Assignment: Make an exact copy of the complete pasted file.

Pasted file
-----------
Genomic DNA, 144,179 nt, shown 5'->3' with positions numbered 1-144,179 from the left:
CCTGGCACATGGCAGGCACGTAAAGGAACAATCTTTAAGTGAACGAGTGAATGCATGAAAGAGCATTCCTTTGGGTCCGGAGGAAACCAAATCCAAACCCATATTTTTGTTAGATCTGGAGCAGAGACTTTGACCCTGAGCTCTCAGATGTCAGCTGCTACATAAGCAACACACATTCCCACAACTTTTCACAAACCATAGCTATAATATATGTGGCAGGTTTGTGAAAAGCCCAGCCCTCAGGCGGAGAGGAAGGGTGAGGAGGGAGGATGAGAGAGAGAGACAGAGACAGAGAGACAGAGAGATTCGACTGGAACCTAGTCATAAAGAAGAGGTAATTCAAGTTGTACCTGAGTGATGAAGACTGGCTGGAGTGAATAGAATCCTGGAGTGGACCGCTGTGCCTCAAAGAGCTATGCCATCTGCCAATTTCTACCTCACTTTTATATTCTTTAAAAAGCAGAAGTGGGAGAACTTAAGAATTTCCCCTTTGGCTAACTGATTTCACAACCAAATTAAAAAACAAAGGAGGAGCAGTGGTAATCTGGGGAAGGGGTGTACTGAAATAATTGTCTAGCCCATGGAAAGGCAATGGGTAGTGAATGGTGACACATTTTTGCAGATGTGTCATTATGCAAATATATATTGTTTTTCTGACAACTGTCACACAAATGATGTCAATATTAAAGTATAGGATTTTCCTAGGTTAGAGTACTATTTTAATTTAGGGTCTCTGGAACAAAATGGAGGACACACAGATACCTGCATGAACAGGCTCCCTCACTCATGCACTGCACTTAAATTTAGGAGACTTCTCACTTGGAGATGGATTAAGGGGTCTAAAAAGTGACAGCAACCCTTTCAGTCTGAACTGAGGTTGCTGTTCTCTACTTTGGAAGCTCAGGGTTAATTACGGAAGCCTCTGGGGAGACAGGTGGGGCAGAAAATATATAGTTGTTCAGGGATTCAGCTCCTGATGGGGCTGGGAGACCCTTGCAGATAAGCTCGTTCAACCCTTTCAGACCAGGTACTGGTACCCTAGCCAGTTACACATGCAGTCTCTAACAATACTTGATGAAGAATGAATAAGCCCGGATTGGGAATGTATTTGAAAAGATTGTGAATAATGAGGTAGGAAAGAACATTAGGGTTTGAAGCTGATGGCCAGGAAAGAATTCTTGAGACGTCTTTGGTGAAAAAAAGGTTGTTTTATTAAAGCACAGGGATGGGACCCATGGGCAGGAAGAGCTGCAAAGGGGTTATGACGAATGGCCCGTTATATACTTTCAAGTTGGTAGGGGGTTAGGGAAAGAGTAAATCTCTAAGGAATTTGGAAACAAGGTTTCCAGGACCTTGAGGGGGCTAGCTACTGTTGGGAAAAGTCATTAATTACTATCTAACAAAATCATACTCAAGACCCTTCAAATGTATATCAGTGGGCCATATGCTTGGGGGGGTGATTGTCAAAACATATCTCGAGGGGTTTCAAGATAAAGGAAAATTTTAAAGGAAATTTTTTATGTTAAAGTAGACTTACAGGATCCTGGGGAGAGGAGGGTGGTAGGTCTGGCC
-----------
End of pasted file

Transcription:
Genomic DNA, 144,179 nt, shown 5'->3' with positions numbered 1-144,179 from the left:
CCTGGCACATGGCAGGCACGTAAAGGAACAATCTTTAAGTGAACGAGTGAATGCATGAAAGAGCATTCCTTTGGGTCCGGAGGAAACCAAATCCAAACCCATATTTTTGTTAGATCTGGAGCAGAGACTTTGACCCTGAGCTCTCAGATGTCAGCTGCTACATAAGCAACACACATTCCCACAACTTTTCACAAACCATAGCTATAATATATGTGGCAGGTTTGTGAAAAGCCCAGCCCTCAGGCGGAGAGGAAGGGTGAGGAGGGAGGATGAGAGAGAGAGACAGAGACAGAGAGACAGAGAGATTCGACTGGAACCTAGTCATAAAGAAGAGGTAATTCAAGTTGTACCTGAGTGATGAAGACTGGCTGGAGTGAATAGAATCCTGGAGTGGACCGCTGTGCCTCAAAGAGCTATGCCATCTGCCAATTTCTACCTCACTTTTATATTCTTTAAAAAGCAGAAGTGGGAGAACTTAAGAATTTCCCCTTTGGCTAACTGATTTCACAACCAAATTAAAAAACAAAGGAGGAGCAGTGGTAATCTGGGGAAGGGGTGTACTGAAATAATTGTCTAGCCCATGGAAAGGCAATGGGTAGTGAATGGTGACACATTTTTGCAGATGTGTCATTATGCAAATATATATTGTTTTTCTGACAACTGTCACACAAATGATGTCAATATTAAAGTATAGGATTTTCCTAGGTTAGAGTACTATTTTAATTTAGGGTCTCTGGAACAAAATGGAGGACACACAGATACCTGCATGAACAGGCTCCCTCACTCATGCACTGCACTTAAATTTAGGAGACTTCTCACTTGGAGATGGATTAAGGGGTCTAAAAAGTGACAGCAACCCTTTCAGTCTGAACTGAGGTTGCTGTTCTCTACTTTGGAAGCTCAGGGTTAATTACGGAAGCCTCTGGGGAGACAGGTGGGGCAGAAAATATATAGTTGTTCAGGGATTCAGCTCCTGATGGGGCTGGGAGACCCTTGCAGATAAGCTCGTTCAACCCTTTCAGACCAGGTACTGGTACCCTAGCCAGTTACACATGCAGTCTCTAACAATACTTGATGAAGAATGAATAAGCCCGGATTGGGAATGTATTTGAAAAGATTGTGAATAATGAGGTAGGAAAGAACATTAGGGTTTGAAGCTGATGGCCAGGAAAGAATTCTTGAGACGTCTTTGGTGAAAAAAAGGTTGTTTTATTAAAGCACAGGGATGGGACCCATGGGCAGGAAGAGCTGCAAAGGGGTTATGACGAATGGCCCGTTATATACTTTCAAGTTGGTAGGGGGTTAGGGAAAGAGTAAATCTCTAAGGAATTTGGAAACAAGGTTTCCAGGACCTTGAGGGGGCTAGCTACTGTTGGGAAAAGTCATTAATTACTATCTAACAAAATCATACTCAAGACCCTTCAAATGTATATCAGTGGGCCATATGCTTGGGGGGGTGATTGTCAAAACATATCTCGAGGGGTTTCAAGATAAAGGAAAATTTTAAAGGAAATTTTTTATGTTAAAGTAGACTTACAGGATCCTGGGGAGAGGAGGGTGGTAGGTCTGGCC